- Associated Press - Thursday, August 20, 2015

LINCOLN, Neb. (AP) - A federal court has entered a default judgment against a Nebraska prison inmate in a wrongful death lawsuit filed by the family of a college student who disappeared in 2010.

U.S. District Judge John Gerrard granted a motion Tuesday filed on behalf of the family of Tyler “Ty” Thomas. The motion said defendant Joshua Keadle had failed to respond to the family’s lawsuit and should be judged in default, under federal court procedural rules.

Thomas was 19 when she disappeared days before Christmas in 2010 after leaving a party near the Peru State College campus. Keadle, 33, who’s serving a sentence in an unrelated 2008 rape case, has not been charged criminally in the Thomas case. Authorities have said he made several statements that led investigators to believe he was involved.

“It is important that Keadle be held accountable for Ty’s death,” the family’s attorney, Vince Powers, told the Lincoln Journal Star (https://bit.ly/1Po7NiP ) on Wednesday. “And the only way we can do that in our civil justice system is with a verdict that honors her life.”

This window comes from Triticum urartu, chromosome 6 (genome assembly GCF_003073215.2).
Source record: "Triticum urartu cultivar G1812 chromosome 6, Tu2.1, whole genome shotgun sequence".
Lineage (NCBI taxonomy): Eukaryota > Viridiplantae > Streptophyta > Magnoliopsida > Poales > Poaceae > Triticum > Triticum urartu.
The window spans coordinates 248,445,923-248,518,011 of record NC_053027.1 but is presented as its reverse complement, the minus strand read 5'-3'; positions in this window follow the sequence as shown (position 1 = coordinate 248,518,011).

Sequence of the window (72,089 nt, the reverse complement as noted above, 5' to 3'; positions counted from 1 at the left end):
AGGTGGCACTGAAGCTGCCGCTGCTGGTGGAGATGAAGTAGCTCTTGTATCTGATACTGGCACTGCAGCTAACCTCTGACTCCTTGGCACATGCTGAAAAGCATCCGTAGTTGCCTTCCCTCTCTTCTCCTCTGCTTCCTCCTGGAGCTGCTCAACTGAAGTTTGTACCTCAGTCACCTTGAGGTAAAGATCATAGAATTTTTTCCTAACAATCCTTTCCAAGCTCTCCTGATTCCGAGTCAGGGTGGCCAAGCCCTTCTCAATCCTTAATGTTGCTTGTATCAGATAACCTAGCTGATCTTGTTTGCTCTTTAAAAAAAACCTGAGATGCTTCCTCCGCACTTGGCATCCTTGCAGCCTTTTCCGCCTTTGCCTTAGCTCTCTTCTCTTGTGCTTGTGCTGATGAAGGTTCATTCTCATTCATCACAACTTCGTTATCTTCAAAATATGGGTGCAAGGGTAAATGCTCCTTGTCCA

He said a jury trial will determine damages this fall.

Keadle has denied killing Thomas in past interviews with media after her disappearance. He will be eligible for parole beginning in late 2018.

The family sued Keadle and the Nebraska State College Board in 2012, saying Peru State ignored warnings that Keadle, a fellow student, was a possible threat to women at the college, given Keadle’s brushes with the law.

Gerrard dismissed the college board from the lawsuit on July 28, saying that while officials could have done more to protect Thomas, the decision to not expel Keadle didn’t rise to the level of deliberate indifference by college officials.

A death certificate was issued for Thomas in 2013, although her body hasn’t been found.

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Information from: Lincoln Journal Star, https://www.journalstar.com


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